No matter your means of motion, there's something in the works. From Bustang to Fort Collins to the train to DIA to remaking I-70, here's a roundup of 10 top transportation stories in Denver for 2015 and beyond.
Whether you're on foot or bike or driving or catching the bus or taking the train, there are plenty of transportation upgrades and initiatives underway in Denver. Here are 10 big stories we're following for the coming year and years to come.
Coming spring 2015, Bustang will link Union Station in downtown Denver with Fort Collins, Glenwood Springs and Colorado Springs with 13 cushy buses equipped with Wi-Fi and reclining seats. Fares will be $10 to Fort Collins, $12 to Frisco or Colorado Springs, $17 to Vail, and $28 to Glenwood.
Bikes on Broadway
There's a push to extend a protected bike lane from Brighton Boulevard down Broadway to I-25. The current plan calls for the bike lane to end downtown, but bike activists want it to run for additional two miles south into the Baker neighborhood. There's an online petition here.
This initiative comes on the heels of another big win for biking in Denver. he Downtown Denver Partnership successfully spearheaded a crowdfunding campaign for a protected bike lane on Arapahoe Street. The campaign raised $36,000 last fall to go with $120,000 in other funding.
A walkable Brighton Boulevard
WalkDenver's Jill Locantore penned a DenverUrbanism post in Nov. 2014 that called Brighton Boulevard "a harrowing place for pedestrians" and argued that $26 million pegged for improvements in the 2015 budget offer an opportunity to turn the street into "a true pedestrian paradise."
The pedestrian and bike bridge over I-25 at Colorado Boulevard
The interstate can be a mighty barrier, but the bridge connecting the light rail at Colorado Boulevard with Cherry Street over I-25 lands a blow for walkability and bikeability. Despite recent I-25 closures to pour the deck, the bridge won't be ready for human traffic until late summer 2015.
Colfax Bus Rapid Transit (BRT)
In Aug. 2014, Denver officials recommended the implementation of BRT on the 10-mile stretch of Colfax Avenue between the Auraria campus and the Anschutz Medical Campus in Aurora. The preceding study found that BRT could shave 12 minutes from the trip between I-25 and I-225.
"We're digging into it," says Tykus Holloway, director of policy, planning and sustainability at Denver Public Works. He says the city hopes to complete an environmental review for the Federal Transit Agency by summer and qualify for federal funding by the end of 2015.
I-25 and Santa Fe Drive
The northbound merge has been a pit of despair for commuters since the new flyover opened in 2014. The situation seems worse than the days of dodging across three lanes of traffic to make the 6th Avenue exit, but there's at least some light at the end of the tunnel. After more than five years of construction, the project is slated to be finished in 2016.
uberPOOL in Denver
Launched exclusively in L.A. at press time, Uber's uberPOOL allows people to share rides -- and thus split fares -- with others in need of transportation at the same time and place. The big question: When is it coming to Denver? The big answer: "
We're working on rolling it out to more markets, but nothing in the works quite yet for Denver," says UberDenver
GM Will McCollum.
FasTracks moving forward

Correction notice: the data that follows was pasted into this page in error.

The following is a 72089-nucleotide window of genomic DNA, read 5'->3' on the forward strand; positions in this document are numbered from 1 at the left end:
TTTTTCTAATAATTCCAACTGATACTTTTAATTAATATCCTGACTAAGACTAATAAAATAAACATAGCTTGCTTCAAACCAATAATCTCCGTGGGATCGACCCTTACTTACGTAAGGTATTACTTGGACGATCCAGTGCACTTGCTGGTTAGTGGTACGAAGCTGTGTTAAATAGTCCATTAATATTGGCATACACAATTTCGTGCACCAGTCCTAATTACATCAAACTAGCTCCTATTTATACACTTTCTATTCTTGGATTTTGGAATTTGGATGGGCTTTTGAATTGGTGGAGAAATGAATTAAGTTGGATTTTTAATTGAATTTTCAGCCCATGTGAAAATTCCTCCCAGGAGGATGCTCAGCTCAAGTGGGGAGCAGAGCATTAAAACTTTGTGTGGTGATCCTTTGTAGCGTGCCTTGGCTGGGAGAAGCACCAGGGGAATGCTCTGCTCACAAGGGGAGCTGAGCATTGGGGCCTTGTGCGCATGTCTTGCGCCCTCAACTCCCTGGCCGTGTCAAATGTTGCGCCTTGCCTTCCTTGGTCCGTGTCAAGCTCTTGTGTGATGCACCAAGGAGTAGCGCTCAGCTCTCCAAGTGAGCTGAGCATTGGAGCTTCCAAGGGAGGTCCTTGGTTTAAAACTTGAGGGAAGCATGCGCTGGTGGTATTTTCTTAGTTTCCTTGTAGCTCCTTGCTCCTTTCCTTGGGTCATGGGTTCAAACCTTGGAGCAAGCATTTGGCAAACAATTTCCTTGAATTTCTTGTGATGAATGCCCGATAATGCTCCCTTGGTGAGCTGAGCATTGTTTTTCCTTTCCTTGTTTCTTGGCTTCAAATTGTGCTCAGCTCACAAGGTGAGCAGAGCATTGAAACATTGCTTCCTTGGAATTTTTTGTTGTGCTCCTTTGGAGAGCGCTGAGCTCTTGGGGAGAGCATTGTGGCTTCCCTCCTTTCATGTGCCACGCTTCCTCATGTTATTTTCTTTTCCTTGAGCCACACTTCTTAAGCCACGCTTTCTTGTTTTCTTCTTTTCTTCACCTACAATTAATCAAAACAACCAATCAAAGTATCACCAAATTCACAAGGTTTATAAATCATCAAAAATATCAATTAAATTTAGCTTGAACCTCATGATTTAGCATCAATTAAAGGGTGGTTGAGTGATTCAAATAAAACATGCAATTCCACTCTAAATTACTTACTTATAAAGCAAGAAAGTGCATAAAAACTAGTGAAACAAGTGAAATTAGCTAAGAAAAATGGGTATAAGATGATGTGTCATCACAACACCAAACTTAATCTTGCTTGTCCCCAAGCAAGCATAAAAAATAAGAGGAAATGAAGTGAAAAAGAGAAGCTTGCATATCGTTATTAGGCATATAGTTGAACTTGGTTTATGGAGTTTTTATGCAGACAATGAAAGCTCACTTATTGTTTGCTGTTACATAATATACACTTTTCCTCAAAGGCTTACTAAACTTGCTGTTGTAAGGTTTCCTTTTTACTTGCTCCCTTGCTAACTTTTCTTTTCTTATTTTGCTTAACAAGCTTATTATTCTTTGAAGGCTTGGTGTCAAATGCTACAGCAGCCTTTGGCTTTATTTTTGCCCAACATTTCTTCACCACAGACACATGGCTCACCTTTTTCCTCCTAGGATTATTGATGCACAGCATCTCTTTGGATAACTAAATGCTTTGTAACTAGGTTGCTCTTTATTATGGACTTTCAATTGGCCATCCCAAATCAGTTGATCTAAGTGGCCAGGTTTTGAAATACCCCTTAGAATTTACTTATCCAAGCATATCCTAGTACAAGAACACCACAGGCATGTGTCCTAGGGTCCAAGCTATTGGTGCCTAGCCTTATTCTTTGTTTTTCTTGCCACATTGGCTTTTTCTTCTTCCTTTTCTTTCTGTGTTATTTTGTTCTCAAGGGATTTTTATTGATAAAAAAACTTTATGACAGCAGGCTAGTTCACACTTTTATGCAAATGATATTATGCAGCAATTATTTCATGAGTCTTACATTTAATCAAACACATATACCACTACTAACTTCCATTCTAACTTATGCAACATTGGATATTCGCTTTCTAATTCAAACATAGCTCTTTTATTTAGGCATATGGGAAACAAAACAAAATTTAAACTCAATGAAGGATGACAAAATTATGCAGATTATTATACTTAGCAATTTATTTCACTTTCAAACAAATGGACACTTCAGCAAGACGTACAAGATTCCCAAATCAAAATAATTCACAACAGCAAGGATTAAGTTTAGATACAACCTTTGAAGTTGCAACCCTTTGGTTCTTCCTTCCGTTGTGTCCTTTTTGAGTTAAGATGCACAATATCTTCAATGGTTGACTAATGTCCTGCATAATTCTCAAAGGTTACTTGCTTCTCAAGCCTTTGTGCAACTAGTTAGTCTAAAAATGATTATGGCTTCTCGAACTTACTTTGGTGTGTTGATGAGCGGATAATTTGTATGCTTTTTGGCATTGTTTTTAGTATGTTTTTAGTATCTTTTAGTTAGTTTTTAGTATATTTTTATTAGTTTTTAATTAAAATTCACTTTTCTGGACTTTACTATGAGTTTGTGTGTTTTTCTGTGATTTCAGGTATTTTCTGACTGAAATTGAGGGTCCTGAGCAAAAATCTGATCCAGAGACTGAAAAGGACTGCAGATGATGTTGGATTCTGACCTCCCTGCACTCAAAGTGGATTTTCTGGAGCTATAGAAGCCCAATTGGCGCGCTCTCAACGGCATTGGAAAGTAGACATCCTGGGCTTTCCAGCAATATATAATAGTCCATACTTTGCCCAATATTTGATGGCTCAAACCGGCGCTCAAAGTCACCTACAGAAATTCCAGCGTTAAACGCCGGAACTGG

The goalposts have moved a bit, but we're coming into the home stretch for the DIA train and version 1.0 of the Northwest line -- which will become a bus from Westminster to Boulder -- and other projects are currently scheduled until 2044 on the current FasTracks calendar. Fiscal issues or not, the long-awaited train from Union Station to the airport becomes a reality in 2016.
High-speed rail on the Front Range
The 2009 notice of federal funding for high-speed rail caught Colorado a bit off guard; the state needed more thorough reviews to be eligible for any money. To meet this requirement, a draft of the Interregional Connectivity Study was released in Jan. 2014 -- it concluded high-speed rail on I-25 was feasible for $14 billion (Eagle to DIA on I-70 is another $16 billion) -- and opened up for public comment.
Where the money would come from is the next big question. As CDOT's David Krutsinger explains, "
With the buying power of the gas tax continuing to decline because it is not indexed for inflation, all major transportation projects need new funding sources."
The controversial project to expand, cover and otherwise upgrade I-70 through Globeville and Elyria-Swansea neighborhoods in northeast Denver is moving ahead. The preferred alternative includes 10 lanes and a park atop a partially covered segment, but it's not set in stone
, and financing the project through a public-private partnership is also possible. A decision should be made in March 2015 and construction is slated to commence in late 2016. Regardless of the outcome, one thing is certain -- not everyone will be happy.
Bonus: Colorado Hyperloop
Elon Musk recently announced plans to build a Hyperloop test track "most likely in Texas," and the good people at Colorado Hyperloop
share Musk's vision of moving people in near-vacuum tubes at 760 miles per hour, give or take. They estimate a trip from Denver to Fort Collins would take 18 minutes and 21 minutes to Pueblo.
We've also got ET3 in Longmont, with plans to build an in-state test tube for a system that could hit 4,000 miles per hour. If that doesn't work, maybe we could at least each get a KillaJoule, the Denver-made world's fastest electric motorcycle that recently hit a record 241 miles per hour at the Bonneville Motorcycle Speed Trials in Utah.